Thursday, July 30, 2009

Listen and look

After my half-hour fix of Channel 13 “news” this morning, I’m prepared to list a few of things I don’t care about:

1. Exactly how Michael Jackson died or precisely who was responsible.

2. What sort of beer President Obama, Harvard University professor Henry Louis Gates and the cop who busted Gates as he struggled to enter his Cambridge, Mass., home, will drink when they get together. (In fact, I think they should drink lemonade, not beer; I recommend Minute Maid.)

What I do care about this morning are the sound of cottonwoods and sight of butterfly milkweed (Asclepias tuberose L.) now coming into full bloom along backroads and on the prairie, resurrected or remnant.

I could just sit and listen to the cottonwoods whisper for hours, and I’ve come close to doing that. It’s an amazing, peaceful, wonderful thing to do --- the cares of the day vanish, if you allow them to. The voices in your own head --- voices like those that obviously were troubling the president, the professor and the cop not to mention Michael Jackson --- still themselves. You become part of where you’re at, not just an isolated hunk of breathing red meat passing through.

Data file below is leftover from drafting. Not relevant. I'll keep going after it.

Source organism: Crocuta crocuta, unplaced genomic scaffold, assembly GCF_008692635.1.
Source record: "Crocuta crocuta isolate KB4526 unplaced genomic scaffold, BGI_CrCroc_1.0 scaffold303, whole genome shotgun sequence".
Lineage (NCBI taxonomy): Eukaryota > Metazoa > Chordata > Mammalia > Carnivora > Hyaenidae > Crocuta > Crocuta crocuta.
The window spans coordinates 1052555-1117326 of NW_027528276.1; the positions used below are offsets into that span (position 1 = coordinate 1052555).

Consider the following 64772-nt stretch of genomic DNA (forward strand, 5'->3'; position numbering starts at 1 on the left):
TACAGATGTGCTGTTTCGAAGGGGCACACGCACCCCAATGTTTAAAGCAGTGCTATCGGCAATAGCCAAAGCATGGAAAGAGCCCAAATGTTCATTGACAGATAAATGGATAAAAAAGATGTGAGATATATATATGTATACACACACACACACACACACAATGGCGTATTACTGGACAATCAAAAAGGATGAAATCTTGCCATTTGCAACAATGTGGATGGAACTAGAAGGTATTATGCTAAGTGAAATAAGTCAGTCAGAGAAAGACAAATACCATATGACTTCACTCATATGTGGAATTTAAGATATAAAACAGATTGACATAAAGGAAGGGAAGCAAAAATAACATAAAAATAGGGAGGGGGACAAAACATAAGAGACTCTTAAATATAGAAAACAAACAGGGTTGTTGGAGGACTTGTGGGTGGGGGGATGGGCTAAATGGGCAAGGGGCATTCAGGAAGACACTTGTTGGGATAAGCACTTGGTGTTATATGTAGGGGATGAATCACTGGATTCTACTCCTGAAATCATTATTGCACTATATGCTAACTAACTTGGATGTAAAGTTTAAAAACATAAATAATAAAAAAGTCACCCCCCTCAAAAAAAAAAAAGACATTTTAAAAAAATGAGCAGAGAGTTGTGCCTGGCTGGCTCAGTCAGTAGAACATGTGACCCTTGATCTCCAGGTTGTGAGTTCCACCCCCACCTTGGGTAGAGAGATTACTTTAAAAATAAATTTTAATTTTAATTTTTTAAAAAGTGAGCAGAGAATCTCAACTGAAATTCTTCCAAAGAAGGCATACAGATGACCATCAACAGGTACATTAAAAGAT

There’s a spot in a stand of giant cottonwoods along the Twin Lakes Trail east of town that’s ideal for this. Haul yourself up onto the disreputable-looking picnic table under the trees and just sit there and listen.

Look on the hills to your right as you walk down the trail toward the cottonwoods and you’ll see emerging right now among the greens, yellows, whites and lavenders of high summer the brilliant orange fire of butterfly weed, my favorite of all the summer flowers.

I’m not prepared to argue the fine points of creation or the Creator, merely grateful that both cottonwoods and Asclepias tuberose L. were created.

To reach the Twin Lakes trailhead, drive east of Chariton a couple of miles on the gravel Auburn Avenue extension, enter the water treatment plant driveway and keep driving until you can’t drive any more and, if you’ve got a license, take a fishing pole along.

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